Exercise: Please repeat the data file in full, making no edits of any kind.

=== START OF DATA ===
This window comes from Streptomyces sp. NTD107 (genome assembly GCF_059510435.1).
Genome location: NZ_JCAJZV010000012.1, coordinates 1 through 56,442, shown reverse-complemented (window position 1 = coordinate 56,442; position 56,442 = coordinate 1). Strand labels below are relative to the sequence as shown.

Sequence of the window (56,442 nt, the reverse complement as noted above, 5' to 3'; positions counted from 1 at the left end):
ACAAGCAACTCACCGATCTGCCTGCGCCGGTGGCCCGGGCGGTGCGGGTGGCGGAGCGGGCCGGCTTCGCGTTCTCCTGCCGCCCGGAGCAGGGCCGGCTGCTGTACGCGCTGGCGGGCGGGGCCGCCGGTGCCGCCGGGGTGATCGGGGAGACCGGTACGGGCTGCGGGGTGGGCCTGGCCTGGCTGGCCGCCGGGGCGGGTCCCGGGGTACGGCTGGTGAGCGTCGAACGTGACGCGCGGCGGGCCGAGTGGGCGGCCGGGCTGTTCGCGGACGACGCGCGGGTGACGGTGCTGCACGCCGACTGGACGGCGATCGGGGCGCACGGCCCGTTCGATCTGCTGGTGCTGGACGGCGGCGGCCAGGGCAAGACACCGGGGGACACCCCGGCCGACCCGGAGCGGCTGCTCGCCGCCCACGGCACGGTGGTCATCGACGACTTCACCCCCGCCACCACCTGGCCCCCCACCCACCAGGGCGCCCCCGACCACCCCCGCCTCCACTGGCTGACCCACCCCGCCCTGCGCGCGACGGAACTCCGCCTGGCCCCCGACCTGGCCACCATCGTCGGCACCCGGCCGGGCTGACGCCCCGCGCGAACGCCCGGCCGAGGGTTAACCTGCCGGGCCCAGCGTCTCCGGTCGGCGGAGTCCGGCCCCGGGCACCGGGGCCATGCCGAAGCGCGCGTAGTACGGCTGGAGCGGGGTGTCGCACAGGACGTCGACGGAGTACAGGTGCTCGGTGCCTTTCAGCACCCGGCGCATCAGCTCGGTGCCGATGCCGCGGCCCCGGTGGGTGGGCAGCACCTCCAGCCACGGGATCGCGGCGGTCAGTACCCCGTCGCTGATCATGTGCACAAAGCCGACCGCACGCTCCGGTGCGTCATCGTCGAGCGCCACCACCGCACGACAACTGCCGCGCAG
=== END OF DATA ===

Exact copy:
This window comes from Streptomyces sp. NTD107 (genome assembly GCF_059510435.1).
Genome location: NZ_JCAJZV010000012.1, coordinates 1 through 56,442, shown reverse-complemented (window position 1 = coordinate 56,442; position 56,442 = coordinate 1). Strand labels below are relative to the sequence as shown.

Sequence of the window (56,442 nt, the reverse complement as noted above, 5' to 3'; positions counted from 1 at the left end):
ACAAGCAACTCACCGATCTGCCTGCGCCGGTGGCCCGGGCGGTGCGGGTGGCGGAGCGGGCCGGCTTCGCGTTCTCCTGCCGCCCGGAGCAGGGCCGGCTGCTGTACGCGCTGGCGGGCGGGGCCGCCGGTGCCGCCGGGGTGATCGGGGAGACCGGTACGGGCTGCGGGGTGGGCCTGGCCTGGCTGGCCGCCGGGGCGGGTCCCGGGGTACGGCTGGTGAGCGTCGAACGTGACGCGCGGCGGGCCGAGTGGGCGGCCGGGCTGTTCGCGGACGACGCGCGGGTGACGGTGCTGCACGCCGACTGGACGGCGATCGGGGCGCACGGCCCGTTCGATCTGCTGGTGCTGGACGGCGGCGGCCAGGGCAAGACACCGGGGGACACCCCGGCCGACCCGGAGCGGCTGCTCGCCGCCCACGGCACGGTGGTCATCGACGACTTCACCCCCGCCACCACCTGGCCCCCCACCCACCAGGGCGCCCCCGACCACCCCCGCCTCCACTGGCTGACCCACCCCGCCCTGCGCGCGACGGAACTCCGCCTGGCCCCCGACCTGGCCACCATCGTCGGCACCCGGCCGGGCTGACGCCCCGCGCGAACGCCCGGCCGAGGGTTAACCTGCCGGGCCCAGCGTCTCCGGTCGGCGGAGTCCGGCCCCGGGCACCGGGGCCATGCCGAAGCGCGCGTAGTACGGCTGGAGCGGGGTGTCGCACAGGACGTCGACGGAGTACAGGTGCTCGGTGCCTTTCAGCACCCGGCGCATCAGCTCGGTGCCGATGCCGCGGCCCCGGTGGGTGGGCAGCACCTCCAGCCACGGGATCGCGGCGGTCAGTACCCCGTCGCTGATCATGTGCACAAAGCCGACCGCACGCTCCGGTGCGTCATCGTCGAGCGCCACCACCGCACGACAACTGCCGCGCAG